By René Zwart
The Hague – The Executive Council of Saba has told The Hague in no uncertain terms what it feels about the failure to establish a ‘social minimum’ for Bonaire, Sint Eustatius and Saba.
“Although we understand that especially the high cost of living makes it difficult to establish the exact level of subsistence, the failure to establish the social minimum is hard to explain to the many people who have (financial) problems day in, day out”, is stated in the letter sent on behalf of Saba’s Executive Council to state secretaries Van Ark and Knops on behalf of Saba’s Executive Council.
“We cannot deny that certain steps have taken by the Dutch government to alleviate the worst, but more is needed than the measures proposed now. As indicated earlier, energy prices have increased by almost 50% due to the Electricity and Water Act BES. Accepting that measures will only be taken after an evaluation in 2020 is not acceptable, in our opinion”, according to the letter, signed by Island Governor Johnson.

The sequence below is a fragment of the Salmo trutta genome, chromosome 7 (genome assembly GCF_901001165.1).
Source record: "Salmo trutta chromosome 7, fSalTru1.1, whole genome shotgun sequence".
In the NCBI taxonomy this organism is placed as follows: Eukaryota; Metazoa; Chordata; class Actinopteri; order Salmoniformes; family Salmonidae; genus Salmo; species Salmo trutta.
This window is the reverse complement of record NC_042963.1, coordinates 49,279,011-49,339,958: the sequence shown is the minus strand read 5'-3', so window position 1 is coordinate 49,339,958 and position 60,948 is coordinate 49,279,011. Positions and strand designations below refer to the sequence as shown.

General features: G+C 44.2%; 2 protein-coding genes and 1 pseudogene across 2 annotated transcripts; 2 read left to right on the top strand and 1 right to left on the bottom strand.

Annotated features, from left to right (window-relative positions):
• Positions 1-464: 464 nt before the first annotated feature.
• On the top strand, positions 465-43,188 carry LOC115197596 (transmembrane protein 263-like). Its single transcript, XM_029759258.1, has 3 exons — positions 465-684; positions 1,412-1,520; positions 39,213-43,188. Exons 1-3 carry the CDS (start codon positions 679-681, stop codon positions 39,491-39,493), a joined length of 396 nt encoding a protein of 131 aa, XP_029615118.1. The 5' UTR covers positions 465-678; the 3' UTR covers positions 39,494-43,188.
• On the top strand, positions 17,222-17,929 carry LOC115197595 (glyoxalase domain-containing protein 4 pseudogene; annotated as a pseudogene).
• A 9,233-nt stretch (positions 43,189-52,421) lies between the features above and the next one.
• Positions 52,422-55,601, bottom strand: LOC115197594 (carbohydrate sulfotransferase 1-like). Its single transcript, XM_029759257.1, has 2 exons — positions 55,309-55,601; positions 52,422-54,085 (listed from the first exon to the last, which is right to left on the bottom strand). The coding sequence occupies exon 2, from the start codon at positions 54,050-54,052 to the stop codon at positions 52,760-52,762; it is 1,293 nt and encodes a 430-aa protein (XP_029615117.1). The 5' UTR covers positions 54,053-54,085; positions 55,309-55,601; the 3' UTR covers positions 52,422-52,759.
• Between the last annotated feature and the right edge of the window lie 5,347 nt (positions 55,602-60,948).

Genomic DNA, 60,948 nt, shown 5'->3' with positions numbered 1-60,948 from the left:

The extent of the disappointment is clear from the following passage: “It is inconceivable to us that it is acceptable for a developed country such as the Netherlands, that so many citizens on our island are condemned to live in poverty. We endorse the opinion of one of the spokesmen in the Second Chamber that a social minimum is a matter of human rights. ”
Earlier, Bonaire’s Executive Council expressed itself in a very critical way about the research done on the level of subsistence on the islands. But coming from Saba, normally considered The Hague’s darling, must have hit the Council of Ministers hard. The Hague often points to Saba as the most positive example out of the three BES-islands.